John Watts - Fischer-Z
The last time I saw him live he had a new band with him, comprising young talented musicians who probably weren't even born when Fischer-Z first split up. It is therefore ironic to some degree that the first album John Watts releases with this band is a retrospective look at some of the songs from his earliest days with Fischer-Z. Of the fourteen tracks on this album, all but one are drawn from Fischer-Z's first three albums, the classic albums: Word Salad, Going Deaf for a Living and Red Skies over Paradise.
Re-recording well-loved songs in this way, years after their initial release, is always going to be a risky business. Some artists (John Martyn) have done it, and seemed to butcher their back catalogue. After all, these are songs I have known and loved for years. I know them by heart. I know every word of the lyrics, every change in cadence of John Watts' voice and, even without hearing them, I can recall each one inside my head with perfect clarity. Tampering with a person's idealised remembrance of these songs presents serious risks - what if they don't match up to the same standard? What if they are too similar to the original? What if they are too different from the original? Comparisons are going to be made and if these songs are going to be recorded again then the revised versions had better be good!!! In the sleeve notes, John Watts says that he has recorded them in the spirit in which they were originally recorded.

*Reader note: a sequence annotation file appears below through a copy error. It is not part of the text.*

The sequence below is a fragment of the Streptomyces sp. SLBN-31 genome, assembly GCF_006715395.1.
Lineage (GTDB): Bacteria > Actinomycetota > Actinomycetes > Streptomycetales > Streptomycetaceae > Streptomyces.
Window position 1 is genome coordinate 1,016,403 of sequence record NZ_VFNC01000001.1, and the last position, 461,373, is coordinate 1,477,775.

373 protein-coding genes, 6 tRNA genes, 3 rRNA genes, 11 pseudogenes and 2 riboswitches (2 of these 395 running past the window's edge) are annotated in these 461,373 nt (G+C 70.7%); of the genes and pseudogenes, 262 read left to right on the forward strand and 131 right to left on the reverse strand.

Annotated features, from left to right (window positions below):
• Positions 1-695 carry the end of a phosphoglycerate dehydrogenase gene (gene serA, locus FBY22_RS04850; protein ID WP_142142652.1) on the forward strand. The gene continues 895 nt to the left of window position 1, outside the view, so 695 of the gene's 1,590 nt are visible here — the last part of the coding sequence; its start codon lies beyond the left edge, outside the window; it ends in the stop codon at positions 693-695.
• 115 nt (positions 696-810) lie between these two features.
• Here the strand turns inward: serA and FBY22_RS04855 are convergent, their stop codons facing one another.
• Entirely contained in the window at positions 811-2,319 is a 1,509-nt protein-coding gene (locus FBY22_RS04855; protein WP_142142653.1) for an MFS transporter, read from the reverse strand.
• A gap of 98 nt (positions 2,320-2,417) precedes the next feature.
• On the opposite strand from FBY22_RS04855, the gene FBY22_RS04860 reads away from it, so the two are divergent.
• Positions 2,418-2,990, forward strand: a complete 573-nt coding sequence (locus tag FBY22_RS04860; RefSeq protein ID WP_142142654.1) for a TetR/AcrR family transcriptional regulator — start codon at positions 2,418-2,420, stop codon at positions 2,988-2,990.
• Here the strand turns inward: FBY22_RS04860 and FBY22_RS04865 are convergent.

Coming to the songs, which are arranged in chronological order on the album, the first four are from Word Salad. The first thing you notice is that Watts' voice is lower than on the originals - well he is older. The second thing is that the production is much fuller. Third, all the songs are longer. The result is that the songs are sufficiently different to avoid a direct comparison and yet not so different as to detract from memory of the originals. Of the four, "Lies" is perhaps the least successful but even so, it is still on a par with the original.
The next four tracks are drawn from Going Deaf for a Living - "Room Service", "So Long", "Crazy Girl" and "The Crank". On first impressions, the songs seem little different from the originals, though "So Long" lacks the crashing guitar chords at the end and the increasingly frantic tone of Watts' voice which marked out the original as special. In truth these four seem to suffer from the lack of characterisation in the story they each tell. The re-recordings are good enough, but don't seem to carry the conviction of the originals.
That leads to five tracks from Red Skies over Paradise. Now at this point, I confess to some serious trepidation. That album remains my favourite album of all time, and the originals of each of the songs replicated on this album would easily make my top 500 all time tracks. If I was going to feel disappointment keenest, it was going to be with these tracks for, if asked beforehand, I could not venture to suggest any manner in which the originals could be improved upon. And yet, the re-recordings are true to the originals without being blind copies. Maybe not as passionate and maybe a bit slower, but their sound is fuller. No disappointment here.
The one song which is not from that era is an unreleased Fischer-Z track from 1985. "Dark Crowds of Englishmen" was struck from release because its theme, support for workers, specifically miners, against the regime of Margaret Thatcher, was deemed too sensitive at the time. A premonition of things to come.